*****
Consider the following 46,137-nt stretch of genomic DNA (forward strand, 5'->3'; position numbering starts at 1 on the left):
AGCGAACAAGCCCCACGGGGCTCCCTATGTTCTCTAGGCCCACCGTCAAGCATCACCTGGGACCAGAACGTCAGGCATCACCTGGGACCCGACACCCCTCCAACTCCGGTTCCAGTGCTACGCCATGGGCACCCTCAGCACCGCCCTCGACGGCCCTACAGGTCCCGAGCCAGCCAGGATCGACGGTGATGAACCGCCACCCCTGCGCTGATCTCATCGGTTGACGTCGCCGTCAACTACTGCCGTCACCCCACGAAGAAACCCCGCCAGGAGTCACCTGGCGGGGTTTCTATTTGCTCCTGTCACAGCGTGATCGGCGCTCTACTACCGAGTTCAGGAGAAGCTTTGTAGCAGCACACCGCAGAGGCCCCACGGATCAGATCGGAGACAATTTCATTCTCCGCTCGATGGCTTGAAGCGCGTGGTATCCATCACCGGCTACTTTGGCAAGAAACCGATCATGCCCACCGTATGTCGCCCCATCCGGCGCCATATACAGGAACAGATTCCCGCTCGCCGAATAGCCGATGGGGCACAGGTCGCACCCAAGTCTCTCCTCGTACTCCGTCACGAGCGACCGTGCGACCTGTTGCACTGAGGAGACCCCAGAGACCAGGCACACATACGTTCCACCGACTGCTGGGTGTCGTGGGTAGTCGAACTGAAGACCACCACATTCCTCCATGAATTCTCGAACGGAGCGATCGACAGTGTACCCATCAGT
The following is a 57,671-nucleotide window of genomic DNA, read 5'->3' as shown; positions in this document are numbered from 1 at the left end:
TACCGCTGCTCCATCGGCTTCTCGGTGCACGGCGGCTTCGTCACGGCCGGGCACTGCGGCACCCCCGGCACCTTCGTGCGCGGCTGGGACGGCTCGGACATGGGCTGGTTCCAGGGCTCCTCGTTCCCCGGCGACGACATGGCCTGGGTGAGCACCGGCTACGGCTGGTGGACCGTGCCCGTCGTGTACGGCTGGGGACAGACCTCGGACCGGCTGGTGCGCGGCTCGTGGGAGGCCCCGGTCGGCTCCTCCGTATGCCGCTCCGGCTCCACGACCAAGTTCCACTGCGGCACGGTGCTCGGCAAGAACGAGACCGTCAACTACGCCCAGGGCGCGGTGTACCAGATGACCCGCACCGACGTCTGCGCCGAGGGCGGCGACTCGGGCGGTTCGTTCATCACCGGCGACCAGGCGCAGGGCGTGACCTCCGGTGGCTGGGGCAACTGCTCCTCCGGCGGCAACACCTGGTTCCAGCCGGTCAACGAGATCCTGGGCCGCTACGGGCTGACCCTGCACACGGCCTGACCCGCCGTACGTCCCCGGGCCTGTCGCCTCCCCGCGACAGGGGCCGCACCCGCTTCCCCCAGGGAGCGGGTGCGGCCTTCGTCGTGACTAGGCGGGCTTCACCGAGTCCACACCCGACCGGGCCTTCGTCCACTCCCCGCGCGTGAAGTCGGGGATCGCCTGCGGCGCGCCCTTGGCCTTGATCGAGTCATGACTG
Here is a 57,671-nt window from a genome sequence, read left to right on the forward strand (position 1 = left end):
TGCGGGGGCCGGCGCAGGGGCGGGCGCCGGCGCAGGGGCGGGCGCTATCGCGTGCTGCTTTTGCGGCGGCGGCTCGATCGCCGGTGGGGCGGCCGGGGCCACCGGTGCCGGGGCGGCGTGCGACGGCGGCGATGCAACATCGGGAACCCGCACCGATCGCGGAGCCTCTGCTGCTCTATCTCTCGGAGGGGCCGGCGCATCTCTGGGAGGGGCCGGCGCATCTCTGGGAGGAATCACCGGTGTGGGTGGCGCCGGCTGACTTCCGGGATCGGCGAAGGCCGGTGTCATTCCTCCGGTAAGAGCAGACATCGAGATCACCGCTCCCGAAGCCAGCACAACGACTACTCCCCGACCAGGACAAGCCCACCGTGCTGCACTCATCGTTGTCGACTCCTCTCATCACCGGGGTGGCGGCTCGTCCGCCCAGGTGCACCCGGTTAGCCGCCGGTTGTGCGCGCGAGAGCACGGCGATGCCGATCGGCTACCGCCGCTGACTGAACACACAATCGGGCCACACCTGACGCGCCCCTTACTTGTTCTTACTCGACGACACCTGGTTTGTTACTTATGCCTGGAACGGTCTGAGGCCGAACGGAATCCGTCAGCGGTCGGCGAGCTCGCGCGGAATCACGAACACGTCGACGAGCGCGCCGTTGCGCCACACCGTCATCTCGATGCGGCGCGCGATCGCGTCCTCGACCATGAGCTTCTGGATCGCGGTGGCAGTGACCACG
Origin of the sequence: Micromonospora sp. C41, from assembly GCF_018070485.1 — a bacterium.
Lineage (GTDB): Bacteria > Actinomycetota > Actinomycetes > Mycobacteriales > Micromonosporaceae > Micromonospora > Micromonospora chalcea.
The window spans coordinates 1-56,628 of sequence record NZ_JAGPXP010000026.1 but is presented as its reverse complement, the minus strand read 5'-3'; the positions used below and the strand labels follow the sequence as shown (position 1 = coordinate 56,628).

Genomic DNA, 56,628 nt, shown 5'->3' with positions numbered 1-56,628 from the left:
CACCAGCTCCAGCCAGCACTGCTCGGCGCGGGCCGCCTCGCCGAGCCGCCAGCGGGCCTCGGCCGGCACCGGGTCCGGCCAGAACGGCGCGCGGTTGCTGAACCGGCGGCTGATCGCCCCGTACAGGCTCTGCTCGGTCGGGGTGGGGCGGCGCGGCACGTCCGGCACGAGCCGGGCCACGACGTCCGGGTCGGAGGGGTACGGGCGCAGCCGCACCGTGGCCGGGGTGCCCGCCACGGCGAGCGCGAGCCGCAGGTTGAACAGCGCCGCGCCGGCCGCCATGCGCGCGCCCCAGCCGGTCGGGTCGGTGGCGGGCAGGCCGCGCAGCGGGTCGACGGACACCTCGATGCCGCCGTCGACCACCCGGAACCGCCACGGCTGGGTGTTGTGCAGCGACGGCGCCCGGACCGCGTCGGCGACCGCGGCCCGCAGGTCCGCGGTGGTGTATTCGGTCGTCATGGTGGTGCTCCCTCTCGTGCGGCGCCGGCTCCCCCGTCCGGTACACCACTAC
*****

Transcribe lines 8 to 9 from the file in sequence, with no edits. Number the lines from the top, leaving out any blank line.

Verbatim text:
Lineage (GTDB): Bacteria > Actinomycetota > Actinomycetes > Mycobacteriales > Micromonosporaceae > Micromonospora > Micromonospora chalcea.
The window spans coordinates 1-56,628 of sequence record NZ_JAGPXP010000026.1 but is presented as its reverse complement, the minus strand read 5'-3'; the positions used below and the strand labels follow the sequence as shown (position 1 = coordinate 56,628).